Essentially, the long-term capital gains tax rate depends on your tax bracket. Essentially, you can have a capital gains tax exclusion if you meet the above conditions for residency. However, with real estate prices soaring, you may still have to pay capital gains tax on any profits above $250,000 or $500,000.
Long-time property owners who have owned homes for 20, 30, or even 40 years may see much higher profits from recent home sales. These profits are likely to lead to a capital gains tax beyond that of one-quarter of a million dollars.
However, you can make home improvements on the house if you exceeded the tax exemptions and owe a capital gains tax to the IRS. Specific home improvements can cut profits from the original selling price. These capital improvements can include landscaping work, room additions, and swimming pool constructions.
How to Qualify for a Tax Break
To reduce your tax bill, you will need to qualify for a tax break. That is more likely if your house underwent depreciation. So, if you underwent capital loss due to low market value, you can maintain a tax-free home sale, at least when regarding the capital gains tax.
Whether you live in California, New York, Florida, or elsewhere, you can still qualify for at least eight tax breaks as a homeowner. First, you can deduct your mortgage interest up to $750,000 from your mortgage loan. Yet, married people filing separately can each deduct up to $375,000 from the mortgage loan.
The second tax break includes tax-deductible mortgage insurance payments if you put a down payment of less than 20 percent of the house’s sale price. Further, if you paid discount points to cut the interest rate on your home loan, you can deduct those points and get a tax break.
You can also deduct state and local property taxes on your tax return. Low-income, first-time house buyers may qualify for a mortgage credit certificate program. They can claim a tax credit to cut their taxes by up to $2,000.
You can also deduct interest from home equity loans or home equity lines of credit. However, you would have to use those loans or lines of credit to construct or significantly enhance your real estate property.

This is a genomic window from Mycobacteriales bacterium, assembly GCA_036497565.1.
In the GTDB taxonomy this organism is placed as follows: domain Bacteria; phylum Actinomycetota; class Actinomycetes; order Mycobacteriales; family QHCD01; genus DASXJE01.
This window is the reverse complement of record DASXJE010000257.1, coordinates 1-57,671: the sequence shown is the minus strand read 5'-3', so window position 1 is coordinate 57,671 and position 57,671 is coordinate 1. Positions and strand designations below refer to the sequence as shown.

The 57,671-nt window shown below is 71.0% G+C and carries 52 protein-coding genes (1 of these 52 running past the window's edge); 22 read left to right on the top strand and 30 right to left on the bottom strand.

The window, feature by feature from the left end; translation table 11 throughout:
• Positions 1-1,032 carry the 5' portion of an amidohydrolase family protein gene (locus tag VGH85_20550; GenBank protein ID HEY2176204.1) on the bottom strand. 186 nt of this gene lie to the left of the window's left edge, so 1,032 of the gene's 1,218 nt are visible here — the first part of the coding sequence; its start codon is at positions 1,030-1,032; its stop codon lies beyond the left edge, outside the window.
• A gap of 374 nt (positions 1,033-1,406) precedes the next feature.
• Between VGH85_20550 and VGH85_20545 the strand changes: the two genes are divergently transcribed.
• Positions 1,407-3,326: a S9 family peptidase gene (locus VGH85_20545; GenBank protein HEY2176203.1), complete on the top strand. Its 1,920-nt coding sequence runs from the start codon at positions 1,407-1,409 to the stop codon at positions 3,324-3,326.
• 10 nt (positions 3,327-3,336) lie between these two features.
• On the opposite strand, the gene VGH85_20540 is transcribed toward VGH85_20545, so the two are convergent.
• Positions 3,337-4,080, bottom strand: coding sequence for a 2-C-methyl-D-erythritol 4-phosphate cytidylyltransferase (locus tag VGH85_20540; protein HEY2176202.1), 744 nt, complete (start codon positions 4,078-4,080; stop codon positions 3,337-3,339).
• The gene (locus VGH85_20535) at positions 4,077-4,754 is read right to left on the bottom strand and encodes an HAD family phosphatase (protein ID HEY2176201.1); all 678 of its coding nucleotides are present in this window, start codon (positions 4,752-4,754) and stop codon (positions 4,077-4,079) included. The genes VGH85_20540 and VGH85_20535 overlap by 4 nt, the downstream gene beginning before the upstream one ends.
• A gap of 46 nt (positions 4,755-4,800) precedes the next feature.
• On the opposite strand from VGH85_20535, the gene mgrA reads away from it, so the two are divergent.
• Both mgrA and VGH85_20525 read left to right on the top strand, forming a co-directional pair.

Medically-necessary home improvements, like support bars, are also tax deductible. Lastly, self-employed workers can deduct home office expenses if they maintain a home office as their principal place of business.
Do You Report Home Sales on a Tax Return
You should report the home sale on a tax return to the IRS using Form 8949: Sale and Other Dispositions of Capital Assets. There are three conditions under which you will need to report the sale or exchange of your primary residence. These conditions are:
- You’ve made a capital gain from the sale and cannot qualify to exclude all of the profit
- You have a capital gain and have chosen not to exclude it
- You were given a Form 1099-S
Capital Gains Taxes on Home Sales
The capital gains tax on home sales depends on the profit you’ve made from the sale. If you’ve made capital gains above $250,000 (or $500,000 when filing jointly), you won’t get to exclude those extra profits. You will need to report those extra profits to the IRS when filing your tax return for the tax year you sold your house.
The amount you pay will depend on your tax bracket and whether you’re filing a single return or jointly as a married couple.
Calculating Capital Gains Tax
If you make a household income between $40,401 to $445,850, you will have to pay a 15 percent tax rate on the capital gains tax. Therefore, you can calculate the capital gains tax on the profit you make from the home sale price.
Let’s say you bought your house originally for $200,000. Then, many years later, you sold your place for $500,000. You can qualify for a tax exemption of up to $250,000. Yet, that leaves $50,000 of which you need to pay a capital gains tax. Therefore, you will need to calculate 15 percent of $50,000. The result is a capital gains tax payment of $7,500.
Paying taxes on selling a house often involves short-term capital gains taxes, property taxes, transfer taxes, and more for Florida residents. However, you can qualify for certain tax exclusions and may not have a capital gains tax on the entire profit from your home sale. You may also qualify for numerous tax breaks or tax deductions.